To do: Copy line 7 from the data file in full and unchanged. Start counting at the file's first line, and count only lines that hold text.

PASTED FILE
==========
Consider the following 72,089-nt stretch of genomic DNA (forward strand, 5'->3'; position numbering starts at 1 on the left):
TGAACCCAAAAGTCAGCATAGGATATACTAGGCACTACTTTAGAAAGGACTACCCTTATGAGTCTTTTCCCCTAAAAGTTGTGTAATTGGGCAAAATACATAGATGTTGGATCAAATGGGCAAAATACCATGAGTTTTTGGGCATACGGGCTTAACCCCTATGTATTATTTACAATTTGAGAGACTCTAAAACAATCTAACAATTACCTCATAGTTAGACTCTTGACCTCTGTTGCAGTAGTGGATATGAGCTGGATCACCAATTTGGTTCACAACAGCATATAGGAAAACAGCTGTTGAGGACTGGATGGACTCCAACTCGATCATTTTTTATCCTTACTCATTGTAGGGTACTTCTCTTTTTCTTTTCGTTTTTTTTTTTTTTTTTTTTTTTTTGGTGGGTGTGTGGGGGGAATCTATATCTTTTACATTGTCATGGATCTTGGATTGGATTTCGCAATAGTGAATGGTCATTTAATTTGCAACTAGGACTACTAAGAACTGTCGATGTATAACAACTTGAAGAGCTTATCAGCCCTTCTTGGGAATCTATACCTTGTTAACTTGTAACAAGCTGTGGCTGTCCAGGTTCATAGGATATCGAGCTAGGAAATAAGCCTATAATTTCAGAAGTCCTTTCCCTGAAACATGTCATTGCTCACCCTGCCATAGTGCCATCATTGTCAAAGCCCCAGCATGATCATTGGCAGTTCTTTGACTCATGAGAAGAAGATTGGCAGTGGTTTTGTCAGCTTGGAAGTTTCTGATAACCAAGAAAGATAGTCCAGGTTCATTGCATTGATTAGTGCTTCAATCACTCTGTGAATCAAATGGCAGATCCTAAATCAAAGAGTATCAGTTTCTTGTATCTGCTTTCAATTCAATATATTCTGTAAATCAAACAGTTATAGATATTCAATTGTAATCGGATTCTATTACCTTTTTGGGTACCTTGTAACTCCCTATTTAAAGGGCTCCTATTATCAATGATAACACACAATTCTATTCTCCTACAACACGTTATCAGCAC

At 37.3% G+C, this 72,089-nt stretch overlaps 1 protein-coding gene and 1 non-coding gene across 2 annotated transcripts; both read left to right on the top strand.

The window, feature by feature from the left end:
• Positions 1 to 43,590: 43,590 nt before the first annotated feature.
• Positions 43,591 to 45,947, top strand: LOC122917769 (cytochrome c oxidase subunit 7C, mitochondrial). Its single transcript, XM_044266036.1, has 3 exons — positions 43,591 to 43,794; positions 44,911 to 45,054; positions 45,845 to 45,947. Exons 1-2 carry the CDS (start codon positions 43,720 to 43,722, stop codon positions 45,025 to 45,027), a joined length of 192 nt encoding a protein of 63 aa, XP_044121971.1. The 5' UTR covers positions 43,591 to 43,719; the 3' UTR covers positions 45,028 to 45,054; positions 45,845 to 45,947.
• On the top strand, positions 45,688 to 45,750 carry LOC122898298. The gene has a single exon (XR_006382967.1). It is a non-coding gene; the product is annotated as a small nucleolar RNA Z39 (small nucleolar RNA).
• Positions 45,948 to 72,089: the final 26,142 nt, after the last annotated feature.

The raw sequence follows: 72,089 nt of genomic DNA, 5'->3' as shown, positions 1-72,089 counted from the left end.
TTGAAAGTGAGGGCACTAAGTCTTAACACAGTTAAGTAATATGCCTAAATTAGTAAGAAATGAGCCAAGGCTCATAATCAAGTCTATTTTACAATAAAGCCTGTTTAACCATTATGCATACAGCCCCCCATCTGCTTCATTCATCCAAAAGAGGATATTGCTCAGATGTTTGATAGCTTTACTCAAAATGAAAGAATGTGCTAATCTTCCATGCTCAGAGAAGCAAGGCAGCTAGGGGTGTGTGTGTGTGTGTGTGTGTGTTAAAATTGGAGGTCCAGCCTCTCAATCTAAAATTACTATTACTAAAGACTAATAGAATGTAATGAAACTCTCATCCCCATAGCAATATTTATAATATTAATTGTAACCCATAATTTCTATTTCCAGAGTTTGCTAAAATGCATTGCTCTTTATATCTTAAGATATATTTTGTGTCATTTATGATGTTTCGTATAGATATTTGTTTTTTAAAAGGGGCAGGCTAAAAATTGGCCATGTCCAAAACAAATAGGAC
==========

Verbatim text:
• On the top strand, positions 45,688 to 45,750 carry LOC122898298. The gene has a single exon (XR_006382967.1). It is a non-coding gene; the product is annotated as a small nucleolar RNA Z39 (small nucleolar RNA).